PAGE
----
The variety in Obongjayar’s cadence does well to separate the different characteristics of his lyricism. He utilises the scratchier vocal style in more impassioned moments, notably ‘Parasite’ where he criticises the Conservative government: “Politician pointin’ fingers callin’ me a leech / When they do all the leechin’”. In those instances where his timbre snarls, as well as emphasising his emotion, there’s a weight of age and experience beyond his years in those performances. In contrast, great warmth and tenderness emanate from Obongjayar on one of the standout moments of the record, ‘I Wish It Was Me’. Heralding an introspective end to Some Nights I Dream of Doors, the song is a heartfelt text to his younger brother, “I pray that you never lose your star / I’m so proud of everything you are”. Umoh’s chameleonic nature in this regard is vastly impressive across the record.
Having found his voice, Umoh needed a sonic base to fit his artistic vision. While still in his early 20s, Umoh left London and moved to Norwich for a brief period. Time away from the city was, as it turns out, just what he needed to craft his style. Discussing his musical influences and departure from London in an interview from 2019, Umoh said, ‘If I hadn’t gone, I’d be making drill or rap now…I met DJs who listened to soul, afrobeats, all this Detroit cool shit; I listened to Radiohead, Billy Bragg, Fela Kuti; I fell in love with musicianship.” This breadth of reference is applied economically across his music. Umoh’s appreciation for melody has been apparent since his 2016 debut EP, Home and grew stronger on Which Way is Forward from 2020. Obongjayar’s greatest artistic asset in building his material begins with a confidence to make his words the central feature with subtly complex instrumentation simultaneously cementing all of the components together and providing interesting embellishments to the final product.
From the outset, Some Nights I Dream of Doors presents itself as a texturally intricate work. One that the closer you allow yourself to get to, reveals many layers of subtle but effective touches within the arrangements. Lingering within the enveloping luminous synths on opening track ‘Try’ is a pervading air of melancholy passing like a cloud through the infectious chorus. The album’s title track also thrives on minimalism. The reverb on the tempered keys lures you into the track before being replaced by a sinister drone which becomes the sole sonic component to Obongjayar’s falsetto. Elsewhere the combination of whistle-solo with sophisticated sax on the buoyant ‘Wrong For It’ continues to loop around your mind long after hearing it. It makes for a really successful contemporary take on a pop ballad. As is the case, also, on the aforementioned reflective highlight, ‘I Wish It Was Me’. The deft synth line sounds as though it’s been submerged underwater and in the distance is a faraway quickened melody rippling steadily throughout, gradually entering the foreground before transforming into a truly spectacular central motif as the song progresses and reaches its end.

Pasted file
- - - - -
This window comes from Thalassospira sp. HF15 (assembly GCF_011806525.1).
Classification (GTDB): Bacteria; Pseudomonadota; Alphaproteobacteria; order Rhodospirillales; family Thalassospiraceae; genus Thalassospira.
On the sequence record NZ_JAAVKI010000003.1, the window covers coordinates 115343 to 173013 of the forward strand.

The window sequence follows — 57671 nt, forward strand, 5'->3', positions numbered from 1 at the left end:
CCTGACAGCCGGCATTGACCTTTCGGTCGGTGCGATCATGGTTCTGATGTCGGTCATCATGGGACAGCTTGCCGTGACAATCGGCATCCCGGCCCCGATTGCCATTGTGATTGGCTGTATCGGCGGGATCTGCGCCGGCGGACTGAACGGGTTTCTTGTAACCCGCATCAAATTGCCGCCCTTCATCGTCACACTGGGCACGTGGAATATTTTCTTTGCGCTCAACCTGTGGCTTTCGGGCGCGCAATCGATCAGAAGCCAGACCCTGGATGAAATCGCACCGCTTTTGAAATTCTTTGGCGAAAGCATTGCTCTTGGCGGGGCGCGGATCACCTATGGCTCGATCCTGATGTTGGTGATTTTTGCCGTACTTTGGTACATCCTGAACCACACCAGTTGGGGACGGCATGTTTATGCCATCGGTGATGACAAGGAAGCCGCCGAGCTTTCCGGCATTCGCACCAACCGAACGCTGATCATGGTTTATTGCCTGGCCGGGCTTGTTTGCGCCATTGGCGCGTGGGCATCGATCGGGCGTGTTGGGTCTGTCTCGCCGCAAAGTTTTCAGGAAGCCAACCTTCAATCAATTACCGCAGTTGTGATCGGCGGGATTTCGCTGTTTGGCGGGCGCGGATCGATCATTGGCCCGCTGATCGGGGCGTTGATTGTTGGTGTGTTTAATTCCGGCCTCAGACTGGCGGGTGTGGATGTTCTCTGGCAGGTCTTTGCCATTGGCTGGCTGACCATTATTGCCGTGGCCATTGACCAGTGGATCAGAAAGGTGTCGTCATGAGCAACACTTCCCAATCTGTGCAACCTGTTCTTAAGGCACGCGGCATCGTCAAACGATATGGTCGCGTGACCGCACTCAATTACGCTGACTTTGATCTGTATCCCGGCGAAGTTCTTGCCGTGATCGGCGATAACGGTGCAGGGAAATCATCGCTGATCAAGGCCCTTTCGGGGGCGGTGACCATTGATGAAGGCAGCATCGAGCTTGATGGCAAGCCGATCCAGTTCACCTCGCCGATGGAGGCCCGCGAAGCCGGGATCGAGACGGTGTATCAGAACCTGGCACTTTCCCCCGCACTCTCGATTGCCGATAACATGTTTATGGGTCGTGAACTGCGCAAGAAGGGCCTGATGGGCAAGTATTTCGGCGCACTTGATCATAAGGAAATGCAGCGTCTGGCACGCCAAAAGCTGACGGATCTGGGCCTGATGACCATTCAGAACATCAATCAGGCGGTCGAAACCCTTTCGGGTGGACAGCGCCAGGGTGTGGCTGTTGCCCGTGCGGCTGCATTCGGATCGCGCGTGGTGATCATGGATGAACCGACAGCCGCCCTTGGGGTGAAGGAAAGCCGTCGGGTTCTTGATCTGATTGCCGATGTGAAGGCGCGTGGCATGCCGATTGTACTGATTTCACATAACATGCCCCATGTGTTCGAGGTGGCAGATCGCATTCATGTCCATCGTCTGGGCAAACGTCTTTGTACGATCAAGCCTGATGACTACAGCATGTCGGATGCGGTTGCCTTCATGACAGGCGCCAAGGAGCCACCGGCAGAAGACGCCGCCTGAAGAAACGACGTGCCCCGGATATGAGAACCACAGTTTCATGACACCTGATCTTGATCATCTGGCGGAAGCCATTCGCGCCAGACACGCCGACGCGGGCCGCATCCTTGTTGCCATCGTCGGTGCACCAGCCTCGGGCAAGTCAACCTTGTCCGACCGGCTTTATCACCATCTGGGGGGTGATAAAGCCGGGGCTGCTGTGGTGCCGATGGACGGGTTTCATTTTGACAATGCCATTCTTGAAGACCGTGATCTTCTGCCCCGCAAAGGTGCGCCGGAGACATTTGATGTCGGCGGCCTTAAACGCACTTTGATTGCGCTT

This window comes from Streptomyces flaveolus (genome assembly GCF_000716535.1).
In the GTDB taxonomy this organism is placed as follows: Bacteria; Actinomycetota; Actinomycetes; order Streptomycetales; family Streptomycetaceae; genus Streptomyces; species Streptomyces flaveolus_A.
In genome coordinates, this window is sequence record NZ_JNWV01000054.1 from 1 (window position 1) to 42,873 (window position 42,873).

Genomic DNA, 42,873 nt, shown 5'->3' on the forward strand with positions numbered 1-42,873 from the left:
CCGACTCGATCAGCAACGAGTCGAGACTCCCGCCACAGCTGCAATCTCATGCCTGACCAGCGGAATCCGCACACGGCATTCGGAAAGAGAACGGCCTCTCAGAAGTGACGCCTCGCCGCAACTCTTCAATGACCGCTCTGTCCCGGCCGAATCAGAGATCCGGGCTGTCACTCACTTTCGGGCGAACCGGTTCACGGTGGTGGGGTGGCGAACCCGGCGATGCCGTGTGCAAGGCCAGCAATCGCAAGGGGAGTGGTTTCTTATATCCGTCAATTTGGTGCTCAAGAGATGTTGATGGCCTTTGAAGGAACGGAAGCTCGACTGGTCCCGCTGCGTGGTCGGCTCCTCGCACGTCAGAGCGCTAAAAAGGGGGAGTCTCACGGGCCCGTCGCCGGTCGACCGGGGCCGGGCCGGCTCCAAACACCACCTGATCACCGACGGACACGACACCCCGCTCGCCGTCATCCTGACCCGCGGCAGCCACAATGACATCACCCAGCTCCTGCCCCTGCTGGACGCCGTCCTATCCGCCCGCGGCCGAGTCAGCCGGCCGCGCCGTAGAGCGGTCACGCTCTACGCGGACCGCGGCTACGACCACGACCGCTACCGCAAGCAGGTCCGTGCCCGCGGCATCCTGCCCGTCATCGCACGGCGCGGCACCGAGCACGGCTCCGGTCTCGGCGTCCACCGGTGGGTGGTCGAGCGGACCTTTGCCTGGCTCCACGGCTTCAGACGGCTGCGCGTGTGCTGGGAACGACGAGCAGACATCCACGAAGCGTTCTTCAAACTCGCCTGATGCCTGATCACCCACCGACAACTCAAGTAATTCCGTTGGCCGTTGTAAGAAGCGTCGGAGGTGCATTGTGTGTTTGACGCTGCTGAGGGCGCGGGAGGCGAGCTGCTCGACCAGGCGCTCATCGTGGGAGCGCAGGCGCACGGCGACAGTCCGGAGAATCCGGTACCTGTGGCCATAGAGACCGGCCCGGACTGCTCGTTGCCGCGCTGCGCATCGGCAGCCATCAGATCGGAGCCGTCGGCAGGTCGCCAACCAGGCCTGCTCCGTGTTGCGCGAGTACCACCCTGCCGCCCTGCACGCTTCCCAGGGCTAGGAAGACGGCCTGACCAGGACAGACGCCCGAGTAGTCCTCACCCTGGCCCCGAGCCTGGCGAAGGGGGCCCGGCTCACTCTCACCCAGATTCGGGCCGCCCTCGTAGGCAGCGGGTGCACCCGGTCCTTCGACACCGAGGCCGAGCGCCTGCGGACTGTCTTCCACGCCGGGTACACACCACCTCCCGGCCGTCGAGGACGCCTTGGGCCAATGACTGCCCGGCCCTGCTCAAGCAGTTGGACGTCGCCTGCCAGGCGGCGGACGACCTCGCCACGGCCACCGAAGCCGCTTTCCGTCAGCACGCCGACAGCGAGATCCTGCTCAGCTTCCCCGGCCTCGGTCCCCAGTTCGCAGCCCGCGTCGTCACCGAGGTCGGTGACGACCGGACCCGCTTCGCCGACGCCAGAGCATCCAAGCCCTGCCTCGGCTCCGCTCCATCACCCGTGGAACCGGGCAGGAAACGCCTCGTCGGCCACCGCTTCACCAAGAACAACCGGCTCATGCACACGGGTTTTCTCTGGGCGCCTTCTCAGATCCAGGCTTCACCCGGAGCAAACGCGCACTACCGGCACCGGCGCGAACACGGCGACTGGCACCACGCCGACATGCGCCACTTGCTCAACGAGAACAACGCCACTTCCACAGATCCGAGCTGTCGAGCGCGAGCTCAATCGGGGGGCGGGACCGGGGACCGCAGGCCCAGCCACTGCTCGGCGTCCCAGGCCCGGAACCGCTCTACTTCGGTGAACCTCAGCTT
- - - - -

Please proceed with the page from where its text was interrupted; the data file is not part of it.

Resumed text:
Fela Kuti is often cited by Obongjayar as an important influence; in the past, he has partly described his music as being post-afro. Merging the unrelenting pulse of afrobeat rhythms with contemporary electronic textures and effects, as he does with great results on the claustrophobic ‘Message in a Hammer’ and ‘Sugar’, a denser offering to counter the sparser moments on the record, ‘Sugar’. Elsewhere, Obongjayar follows a typically afrobeat-like cascading meter to establish the hook on ‘New Man’, a track which also incorporates lighter drill beats for a thoroughly gripping instrumentation.
Some Nights I Dream of Doors has all the trappings of an excellent debut. Crucially, it’s a thorough, earnest and endlessly endearing introduction to the artist. Musically, the songs offer a range of soundscapes that exist like siblings. Born from the same source, but each with their own distinguishing feature to make for a dynamic yet cohesive listening experience from start to finish. Lyrically, too, Obongjayar shares immensely personal experiences and anxieties with such skill that the listener is able to recognise themself in his words. With this assured debut, Obongjayar declares himself as an important artist; you don’t want to sleep on this guy.